Cape Cod Research Institute’s Underwater Exploration System Vanishes at Sea
An unmanned underwater vehicle owned by researchers on Cape Cod was lost more than six miles beneath the ocean’s surface while exploring marine life near New Zealand over the weekend.
The Nereus, an autonomous device credited with “addressing some of the most fundamental scientific problems” and taking researchers to ocean depths they never dreamed possible, likely imploded during a deep-sea dive in the Kermadec Trench, according to officials from the Woods Hole Oceanographic Institute.
“Extreme exploration of this kind is never without risk, and the unfortunate loss of Nereus only underscores the difficulty of working at such immense depths and pressures,” said Larry Madin, the director of research at the Woods Hole Oceanographic Institute.
Madin said no one was hurt because the submarine was remote-controlled. Relatively undeterred by the setback, he said scientists and engineers will continue to design, construct, and operate even more advanced vehicles to explore the most remote and extreme depths of the ocean.
The vessel, built in 2008 by the Deep Submergence Lab at the Woods Hole Oceanographic Institution on Cape Cod, with the help of federal funding, was lost some 9,000 meters underwater, and likely succumbed to 16,000 pounds-per-square-inch of pressure as it tested its limits during the exploration.
The Nereus was almost finished its 40-day trek into the deep blue sea, as part of a study of a trench in the Pacific Ocean, under chief scientist Timothy Shank, a biologist from the Cape who helped bring the unmanned vehicle to fruition. “It was a one-of-a-kind vehicle that even during its brief life, brought us amazing insights into the unexplored deep ocean, addressing some of the most fundamental scientific problems of our time about life on Earth,” Shank said in a statement.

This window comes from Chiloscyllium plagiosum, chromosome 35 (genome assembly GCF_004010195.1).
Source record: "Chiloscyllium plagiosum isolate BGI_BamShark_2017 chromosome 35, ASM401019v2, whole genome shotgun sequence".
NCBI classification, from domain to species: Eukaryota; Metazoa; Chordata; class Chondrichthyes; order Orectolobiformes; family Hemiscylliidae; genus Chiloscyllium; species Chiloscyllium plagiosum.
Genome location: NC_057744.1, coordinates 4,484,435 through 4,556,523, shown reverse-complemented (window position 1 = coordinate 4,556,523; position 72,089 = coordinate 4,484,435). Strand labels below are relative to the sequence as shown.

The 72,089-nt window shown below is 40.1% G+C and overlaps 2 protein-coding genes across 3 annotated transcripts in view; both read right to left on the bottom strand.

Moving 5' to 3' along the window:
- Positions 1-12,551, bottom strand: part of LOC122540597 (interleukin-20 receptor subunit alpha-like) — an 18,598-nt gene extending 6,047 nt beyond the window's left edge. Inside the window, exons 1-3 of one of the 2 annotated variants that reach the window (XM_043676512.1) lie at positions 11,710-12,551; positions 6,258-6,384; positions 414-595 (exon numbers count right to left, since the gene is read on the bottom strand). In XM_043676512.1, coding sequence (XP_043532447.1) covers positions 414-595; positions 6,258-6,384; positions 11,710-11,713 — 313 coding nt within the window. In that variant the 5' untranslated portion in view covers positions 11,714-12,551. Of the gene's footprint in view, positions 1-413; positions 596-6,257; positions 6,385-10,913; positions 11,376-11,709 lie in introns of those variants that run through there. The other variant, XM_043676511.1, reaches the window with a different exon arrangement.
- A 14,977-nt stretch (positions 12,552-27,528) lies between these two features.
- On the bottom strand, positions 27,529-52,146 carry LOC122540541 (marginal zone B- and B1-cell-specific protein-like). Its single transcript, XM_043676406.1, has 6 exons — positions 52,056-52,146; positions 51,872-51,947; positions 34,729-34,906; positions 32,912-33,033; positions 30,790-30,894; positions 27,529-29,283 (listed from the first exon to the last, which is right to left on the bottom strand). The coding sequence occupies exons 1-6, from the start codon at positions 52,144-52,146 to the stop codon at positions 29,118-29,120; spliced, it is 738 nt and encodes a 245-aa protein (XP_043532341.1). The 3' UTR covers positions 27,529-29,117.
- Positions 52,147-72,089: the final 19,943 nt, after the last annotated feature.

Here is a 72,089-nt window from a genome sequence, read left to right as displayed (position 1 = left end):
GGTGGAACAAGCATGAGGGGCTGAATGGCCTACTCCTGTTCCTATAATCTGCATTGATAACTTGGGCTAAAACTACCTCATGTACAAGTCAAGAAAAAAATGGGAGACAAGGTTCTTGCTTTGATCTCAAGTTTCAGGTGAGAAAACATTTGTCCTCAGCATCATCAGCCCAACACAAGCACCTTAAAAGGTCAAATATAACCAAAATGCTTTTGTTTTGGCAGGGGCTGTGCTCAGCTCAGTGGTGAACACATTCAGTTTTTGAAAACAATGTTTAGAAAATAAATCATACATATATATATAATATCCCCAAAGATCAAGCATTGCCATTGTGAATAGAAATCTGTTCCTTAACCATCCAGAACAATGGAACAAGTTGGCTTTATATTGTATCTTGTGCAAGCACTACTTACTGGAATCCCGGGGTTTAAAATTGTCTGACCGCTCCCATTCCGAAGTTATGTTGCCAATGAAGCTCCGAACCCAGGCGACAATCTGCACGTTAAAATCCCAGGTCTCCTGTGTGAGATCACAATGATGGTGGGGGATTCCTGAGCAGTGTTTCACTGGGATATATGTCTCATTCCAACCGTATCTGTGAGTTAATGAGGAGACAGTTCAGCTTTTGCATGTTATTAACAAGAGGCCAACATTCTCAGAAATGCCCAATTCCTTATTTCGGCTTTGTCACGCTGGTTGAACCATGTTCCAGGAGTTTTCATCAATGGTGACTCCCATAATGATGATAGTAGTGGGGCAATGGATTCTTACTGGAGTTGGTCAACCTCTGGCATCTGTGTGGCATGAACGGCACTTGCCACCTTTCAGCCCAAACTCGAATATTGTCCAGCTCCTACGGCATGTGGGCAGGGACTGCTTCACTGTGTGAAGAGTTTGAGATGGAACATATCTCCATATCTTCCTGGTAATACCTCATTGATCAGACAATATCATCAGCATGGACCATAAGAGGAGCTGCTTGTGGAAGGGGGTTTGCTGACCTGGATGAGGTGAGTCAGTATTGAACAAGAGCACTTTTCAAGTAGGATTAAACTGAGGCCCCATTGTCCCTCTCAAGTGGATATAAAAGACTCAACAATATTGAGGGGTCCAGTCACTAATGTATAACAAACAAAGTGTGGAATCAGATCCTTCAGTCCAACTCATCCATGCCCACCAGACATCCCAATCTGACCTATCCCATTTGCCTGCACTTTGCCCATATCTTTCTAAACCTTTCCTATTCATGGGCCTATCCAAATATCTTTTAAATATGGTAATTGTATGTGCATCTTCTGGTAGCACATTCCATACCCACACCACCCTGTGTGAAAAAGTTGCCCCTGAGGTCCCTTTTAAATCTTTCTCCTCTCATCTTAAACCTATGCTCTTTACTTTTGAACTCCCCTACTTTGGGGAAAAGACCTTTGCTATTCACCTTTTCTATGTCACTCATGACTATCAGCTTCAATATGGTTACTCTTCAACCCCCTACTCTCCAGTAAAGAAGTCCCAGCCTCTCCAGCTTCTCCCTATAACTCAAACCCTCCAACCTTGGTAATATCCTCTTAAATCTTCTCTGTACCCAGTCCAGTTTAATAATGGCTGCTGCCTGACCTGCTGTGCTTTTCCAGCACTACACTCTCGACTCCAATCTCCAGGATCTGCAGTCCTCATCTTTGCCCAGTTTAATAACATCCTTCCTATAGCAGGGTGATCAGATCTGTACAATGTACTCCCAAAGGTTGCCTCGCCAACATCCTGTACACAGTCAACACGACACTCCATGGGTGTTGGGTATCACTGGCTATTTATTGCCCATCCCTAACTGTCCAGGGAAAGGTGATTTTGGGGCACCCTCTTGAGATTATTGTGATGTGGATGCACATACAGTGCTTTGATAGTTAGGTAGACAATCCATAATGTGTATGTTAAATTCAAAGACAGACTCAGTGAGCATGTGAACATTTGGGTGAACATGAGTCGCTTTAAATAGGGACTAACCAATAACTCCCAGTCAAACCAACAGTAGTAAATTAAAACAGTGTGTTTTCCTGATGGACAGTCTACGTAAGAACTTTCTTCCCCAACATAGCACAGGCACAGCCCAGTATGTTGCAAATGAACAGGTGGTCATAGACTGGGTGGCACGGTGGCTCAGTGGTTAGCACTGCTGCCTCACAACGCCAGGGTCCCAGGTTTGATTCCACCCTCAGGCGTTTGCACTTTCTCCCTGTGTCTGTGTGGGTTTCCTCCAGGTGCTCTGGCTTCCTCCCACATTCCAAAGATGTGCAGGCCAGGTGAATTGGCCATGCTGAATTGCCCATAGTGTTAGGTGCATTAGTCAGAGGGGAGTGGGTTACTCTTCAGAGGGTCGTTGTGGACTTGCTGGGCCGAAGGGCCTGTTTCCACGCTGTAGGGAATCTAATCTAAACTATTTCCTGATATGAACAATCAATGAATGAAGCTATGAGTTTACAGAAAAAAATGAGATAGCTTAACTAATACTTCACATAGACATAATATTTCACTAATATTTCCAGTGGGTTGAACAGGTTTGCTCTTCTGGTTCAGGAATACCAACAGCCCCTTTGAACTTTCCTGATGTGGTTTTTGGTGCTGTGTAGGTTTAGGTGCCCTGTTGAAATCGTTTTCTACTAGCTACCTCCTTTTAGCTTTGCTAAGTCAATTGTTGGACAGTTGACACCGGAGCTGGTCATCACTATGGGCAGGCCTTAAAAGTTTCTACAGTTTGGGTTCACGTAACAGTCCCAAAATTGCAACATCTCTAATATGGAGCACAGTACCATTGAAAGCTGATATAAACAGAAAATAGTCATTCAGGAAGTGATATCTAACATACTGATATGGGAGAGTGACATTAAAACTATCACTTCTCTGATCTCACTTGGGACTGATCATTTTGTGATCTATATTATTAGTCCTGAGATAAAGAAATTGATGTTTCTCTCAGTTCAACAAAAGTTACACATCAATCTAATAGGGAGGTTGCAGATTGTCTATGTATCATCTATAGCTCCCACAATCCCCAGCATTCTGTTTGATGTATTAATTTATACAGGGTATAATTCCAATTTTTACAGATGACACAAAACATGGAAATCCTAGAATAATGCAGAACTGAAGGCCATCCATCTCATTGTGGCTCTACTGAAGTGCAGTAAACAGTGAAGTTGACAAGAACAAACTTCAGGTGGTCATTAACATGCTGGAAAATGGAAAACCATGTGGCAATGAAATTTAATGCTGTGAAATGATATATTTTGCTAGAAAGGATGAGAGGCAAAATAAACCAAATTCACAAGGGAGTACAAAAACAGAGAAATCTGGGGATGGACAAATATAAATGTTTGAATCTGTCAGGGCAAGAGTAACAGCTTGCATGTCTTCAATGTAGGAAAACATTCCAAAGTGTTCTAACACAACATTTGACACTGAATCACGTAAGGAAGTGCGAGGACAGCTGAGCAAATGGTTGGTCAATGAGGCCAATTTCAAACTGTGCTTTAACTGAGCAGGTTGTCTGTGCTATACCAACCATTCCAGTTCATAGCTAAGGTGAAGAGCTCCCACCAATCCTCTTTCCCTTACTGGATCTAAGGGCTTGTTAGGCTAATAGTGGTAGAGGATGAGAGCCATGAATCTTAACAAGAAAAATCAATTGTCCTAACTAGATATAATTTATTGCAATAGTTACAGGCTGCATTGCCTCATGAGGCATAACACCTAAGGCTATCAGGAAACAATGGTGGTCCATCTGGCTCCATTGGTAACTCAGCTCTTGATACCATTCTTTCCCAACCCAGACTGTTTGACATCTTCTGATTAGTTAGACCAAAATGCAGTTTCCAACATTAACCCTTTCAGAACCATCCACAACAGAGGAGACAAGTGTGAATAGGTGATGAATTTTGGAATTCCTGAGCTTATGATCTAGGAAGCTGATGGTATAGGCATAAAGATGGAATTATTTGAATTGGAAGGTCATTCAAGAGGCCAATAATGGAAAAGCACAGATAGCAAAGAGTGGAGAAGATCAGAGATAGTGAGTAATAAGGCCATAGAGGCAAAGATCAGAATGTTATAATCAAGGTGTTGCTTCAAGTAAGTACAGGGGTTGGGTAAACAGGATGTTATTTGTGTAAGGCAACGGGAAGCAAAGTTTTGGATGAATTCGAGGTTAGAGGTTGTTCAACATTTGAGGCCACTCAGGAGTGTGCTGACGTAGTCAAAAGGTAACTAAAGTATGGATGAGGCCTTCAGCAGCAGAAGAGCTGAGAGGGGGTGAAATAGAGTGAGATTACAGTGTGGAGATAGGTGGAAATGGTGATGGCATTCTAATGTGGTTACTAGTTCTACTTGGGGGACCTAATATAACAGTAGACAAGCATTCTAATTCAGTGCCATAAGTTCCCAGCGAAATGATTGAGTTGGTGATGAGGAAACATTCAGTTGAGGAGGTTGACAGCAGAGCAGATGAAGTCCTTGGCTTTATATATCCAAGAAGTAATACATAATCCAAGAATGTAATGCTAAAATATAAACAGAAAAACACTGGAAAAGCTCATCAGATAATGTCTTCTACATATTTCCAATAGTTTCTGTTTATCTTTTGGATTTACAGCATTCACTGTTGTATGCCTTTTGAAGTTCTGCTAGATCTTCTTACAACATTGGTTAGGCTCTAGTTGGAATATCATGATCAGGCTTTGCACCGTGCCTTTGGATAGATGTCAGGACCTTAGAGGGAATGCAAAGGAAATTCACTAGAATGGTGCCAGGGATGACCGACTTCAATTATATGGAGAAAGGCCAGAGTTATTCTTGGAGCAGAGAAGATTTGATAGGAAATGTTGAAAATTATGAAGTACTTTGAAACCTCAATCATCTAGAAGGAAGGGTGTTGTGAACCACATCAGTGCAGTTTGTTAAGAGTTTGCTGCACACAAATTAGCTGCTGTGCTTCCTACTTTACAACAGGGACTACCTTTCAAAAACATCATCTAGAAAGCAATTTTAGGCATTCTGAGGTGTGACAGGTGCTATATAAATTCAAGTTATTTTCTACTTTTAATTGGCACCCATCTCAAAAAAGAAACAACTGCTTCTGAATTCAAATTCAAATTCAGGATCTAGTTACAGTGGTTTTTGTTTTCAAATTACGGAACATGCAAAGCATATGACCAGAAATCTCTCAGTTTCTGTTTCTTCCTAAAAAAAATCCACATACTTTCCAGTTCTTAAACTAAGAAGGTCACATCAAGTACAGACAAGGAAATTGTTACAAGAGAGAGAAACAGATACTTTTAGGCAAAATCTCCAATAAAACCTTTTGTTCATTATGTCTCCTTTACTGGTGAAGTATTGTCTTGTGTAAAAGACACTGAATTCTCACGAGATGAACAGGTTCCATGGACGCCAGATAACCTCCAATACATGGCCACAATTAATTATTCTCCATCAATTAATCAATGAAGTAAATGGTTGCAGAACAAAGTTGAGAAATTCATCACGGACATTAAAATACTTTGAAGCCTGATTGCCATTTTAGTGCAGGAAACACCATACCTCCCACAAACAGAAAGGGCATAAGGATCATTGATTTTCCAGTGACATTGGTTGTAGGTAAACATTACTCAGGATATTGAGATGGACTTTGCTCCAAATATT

After the team lost contact with the vessel, they launched a search near the site where it took its deep dive, and later recovered what they believed to be pieces of the expensive exploration system. The debris indicated to researchers that the implosion was “catastrophic,” but they want to use the scraps recovered during the mission to find out what went wrong, so if they launch similar unmanned research devices in the future they can learn from the mishap.
According to Woods Hole officials, Nereus, during prior explorations into some of the deepest points in the ocean, brought back animal specimens previously unknown to humans, and recovered seafloor sediment that shapes the ocean’s floors. The robots previous journeys and discoveries could help figure out the chemical and physical make-up of the untouched ecosystem far below the shoreline, officials said.